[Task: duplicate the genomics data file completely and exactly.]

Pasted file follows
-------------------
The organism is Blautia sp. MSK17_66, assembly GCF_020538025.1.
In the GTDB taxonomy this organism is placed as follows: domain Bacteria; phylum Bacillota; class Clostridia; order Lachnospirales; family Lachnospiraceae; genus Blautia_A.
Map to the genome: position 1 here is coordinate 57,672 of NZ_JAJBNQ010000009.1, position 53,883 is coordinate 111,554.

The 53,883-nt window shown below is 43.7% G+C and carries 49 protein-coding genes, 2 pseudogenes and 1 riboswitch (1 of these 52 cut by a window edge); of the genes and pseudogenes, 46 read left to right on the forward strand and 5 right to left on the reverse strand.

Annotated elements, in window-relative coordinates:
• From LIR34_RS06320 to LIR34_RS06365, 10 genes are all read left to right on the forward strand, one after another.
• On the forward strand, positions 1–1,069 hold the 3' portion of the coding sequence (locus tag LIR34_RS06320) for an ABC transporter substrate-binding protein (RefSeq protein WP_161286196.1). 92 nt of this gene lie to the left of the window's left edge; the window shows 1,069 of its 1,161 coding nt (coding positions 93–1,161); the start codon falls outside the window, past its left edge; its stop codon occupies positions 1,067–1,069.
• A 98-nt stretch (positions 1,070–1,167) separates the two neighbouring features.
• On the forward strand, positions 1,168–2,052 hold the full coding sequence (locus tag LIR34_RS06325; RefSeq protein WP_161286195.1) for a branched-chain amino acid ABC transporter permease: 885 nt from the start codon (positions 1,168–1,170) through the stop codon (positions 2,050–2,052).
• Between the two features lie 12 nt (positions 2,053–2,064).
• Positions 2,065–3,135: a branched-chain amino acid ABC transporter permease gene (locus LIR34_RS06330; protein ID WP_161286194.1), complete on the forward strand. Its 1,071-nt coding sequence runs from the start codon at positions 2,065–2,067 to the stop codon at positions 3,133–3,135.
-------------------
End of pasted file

The organism is Blautia sp. MSK17_66, assembly GCF_020538025.1.
In the GTDB taxonomy this organism is placed as follows: domain Bacteria; phylum Bacillota; class Clostridia; order Lachnospirales; family Lachnospiraceae; genus Blautia_A.
Map to the genome: position 1 here is coordinate 57,672 of NZ_JAJBNQ010000009.1, position 53,883 is coordinate 111,554.

The 53,883-nt window shown below is 43.7% G+C and carries 49 protein-coding genes, 2 pseudogenes and 1 riboswitch (1 of these 52 cut by a window edge); of the genes and pseudogenes, 46 read left to right on the forward strand and 5 right to left on the reverse strand.

Annotated elements, in window-relative coordinates:
• From LIR34_RS06320 to LIR34_RS06365, 10 genes are all read left to right on the forward strand, one after another.
• On the forward strand, positions 1–1,069 hold the 3' portion of the coding sequence (locus tag LIR34_RS06320) for an ABC transporter substrate-binding protein (RefSeq protein WP_161286196.1). 92 nt of this gene lie to the left of the window's left edge; the window shows 1,069 of its 1,161 coding nt (coding positions 93–1,161); the start codon falls outside the window, past its left edge; its stop codon occupies positions 1,067–1,069.
• A 98-nt stretch (positions 1,070–1,167) separates the two neighbouring features.
• On the forward strand, positions 1,168–2,052 hold the full coding sequence (locus tag LIR34_RS06325; RefSeq protein WP_161286195.1) for a branched-chain amino acid ABC transporter permease: 885 nt from the start codon (positions 1,168–1,170) through the stop codon (positions 2,050–2,052).
• Between the two features lie 12 nt (positions 2,053–2,064).
• Positions 2,065–3,135: a branched-chain amino acid ABC transporter permease gene (locus LIR34_RS06330; protein ID WP_161286194.1), complete on the forward strand. Its 1,071-nt coding sequence runs from the start codon at positions 2,065–2,067 to the stop codon at positions 3,133–3,135.